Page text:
Couples planning their weddings have a new event venue to consider, one that will serve food from a chef who worked at Charlie Trotter’s and drinks from the co-founder of Half Acre Beer Company. Walden is a new two-floor, 19,000-square-foot venue that should debut this spring at 2145 W. Walnut Street. Named after Henry David Thoreau’s ode to solitude, Walden pledges to make throwing parties less stressful and will offer the services of one of Chicago’s most reputable planners, Plum & Ivy Events.
Plum & Ivy’s Maria Collins is teaming up with Half Acre’s Maurizio Fiori, Nick Schmuck (Real Kitchen catering), and Bob Krause. Although Fiori does have the inside track if customers want any Half Acre beers, Walden is a venture separate from the brewery. The first-floor bar’s 20 taps will feature brews from different beer makers. They’re even working toward a collaboration with Midwest Coast Brewing, the beer maker that opened earlier this year next door. Walden will have room for 300 for seated events and 500 for cocktail receptions. There’s a 32-foot bar on the first floor and a 12-foot bar on the second floor. Fiori is also working on the venue’s drink list.
By offering Plum & Ivy’s services and Schmuck’s culinary skills (he spent a year cooking at Charlie Trotter’s in Lincoln Park), Walden’s owners want to make throwing a party easier so customers aren’t forced to scramble for caterers, decorators, and other vendors. The venue is supposed to be a one-stop shop. The group came together believing that event venues don’t provide customers with enough support. Krause and Collins met while working at an event planning company in 2008. They saw an opportunity to reduce costs and streamline the process, Krause said.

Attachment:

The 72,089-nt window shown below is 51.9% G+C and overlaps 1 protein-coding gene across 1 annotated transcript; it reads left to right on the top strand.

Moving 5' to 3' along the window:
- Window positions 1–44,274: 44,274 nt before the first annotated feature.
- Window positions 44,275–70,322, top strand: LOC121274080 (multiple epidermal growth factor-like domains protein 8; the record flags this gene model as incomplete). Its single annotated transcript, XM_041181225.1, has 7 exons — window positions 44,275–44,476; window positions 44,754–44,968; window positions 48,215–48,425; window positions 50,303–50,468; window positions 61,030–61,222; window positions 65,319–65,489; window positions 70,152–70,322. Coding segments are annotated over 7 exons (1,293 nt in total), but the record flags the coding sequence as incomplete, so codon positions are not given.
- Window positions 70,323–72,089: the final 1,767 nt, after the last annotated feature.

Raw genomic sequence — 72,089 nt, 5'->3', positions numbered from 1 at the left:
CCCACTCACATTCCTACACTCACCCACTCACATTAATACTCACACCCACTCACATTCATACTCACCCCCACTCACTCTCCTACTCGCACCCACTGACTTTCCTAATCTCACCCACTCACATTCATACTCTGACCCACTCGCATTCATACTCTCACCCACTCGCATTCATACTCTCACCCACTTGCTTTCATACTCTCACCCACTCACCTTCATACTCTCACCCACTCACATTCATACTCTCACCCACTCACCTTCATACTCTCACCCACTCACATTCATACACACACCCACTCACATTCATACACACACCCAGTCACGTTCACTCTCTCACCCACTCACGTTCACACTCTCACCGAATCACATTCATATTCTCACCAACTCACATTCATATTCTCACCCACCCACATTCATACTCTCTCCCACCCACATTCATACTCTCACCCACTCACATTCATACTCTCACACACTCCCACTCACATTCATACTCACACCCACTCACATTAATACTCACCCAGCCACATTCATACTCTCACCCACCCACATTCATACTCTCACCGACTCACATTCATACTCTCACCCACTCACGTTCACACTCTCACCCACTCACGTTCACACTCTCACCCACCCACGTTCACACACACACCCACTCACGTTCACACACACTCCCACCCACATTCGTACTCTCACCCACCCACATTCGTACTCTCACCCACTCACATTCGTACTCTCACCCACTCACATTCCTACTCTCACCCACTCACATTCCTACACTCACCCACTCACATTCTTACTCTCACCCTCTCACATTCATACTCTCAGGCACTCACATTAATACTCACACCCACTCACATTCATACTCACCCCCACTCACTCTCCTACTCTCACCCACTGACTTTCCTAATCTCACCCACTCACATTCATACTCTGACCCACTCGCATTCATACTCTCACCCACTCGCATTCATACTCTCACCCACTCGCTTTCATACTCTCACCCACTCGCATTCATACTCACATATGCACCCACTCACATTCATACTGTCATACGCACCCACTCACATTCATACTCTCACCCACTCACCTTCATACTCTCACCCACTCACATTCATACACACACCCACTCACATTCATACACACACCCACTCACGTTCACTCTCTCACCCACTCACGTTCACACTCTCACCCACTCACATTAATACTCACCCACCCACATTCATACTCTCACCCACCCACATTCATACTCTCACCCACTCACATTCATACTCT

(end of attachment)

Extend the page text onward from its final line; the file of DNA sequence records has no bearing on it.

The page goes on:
“We can make that stressful day a little bit more enjoyable,” Fiori said, talking about wedding planning.
Collins interjected: “It’s more like a stressful year for people.”
While Schmuck has a 1,000-square-foot kitchen at his disposal to meet customer needs, ownership recognizes that there may be some special cultural requests. For example, an event may call for a Sardinian suckling pig. They’ll work with customers to accommodate unique needs: “We can source anything you want,” Schmuck said.
The location is also unique, Collins said. It’s not in a residential area so there’s no worry about noise complaints. In Collins’s experiences, that’s a big positive for throwing an event with live music.
Ownership also wants the venue to be environmentally friendly. They’re aiming to reduce single-use plastic goods. Schmuck said they’ll offer customers ways to reduce their event’s carbon footprints. Making weddings greener is a hotly debated topic on the internet.
The venue’s already taking bookings for a spring debut.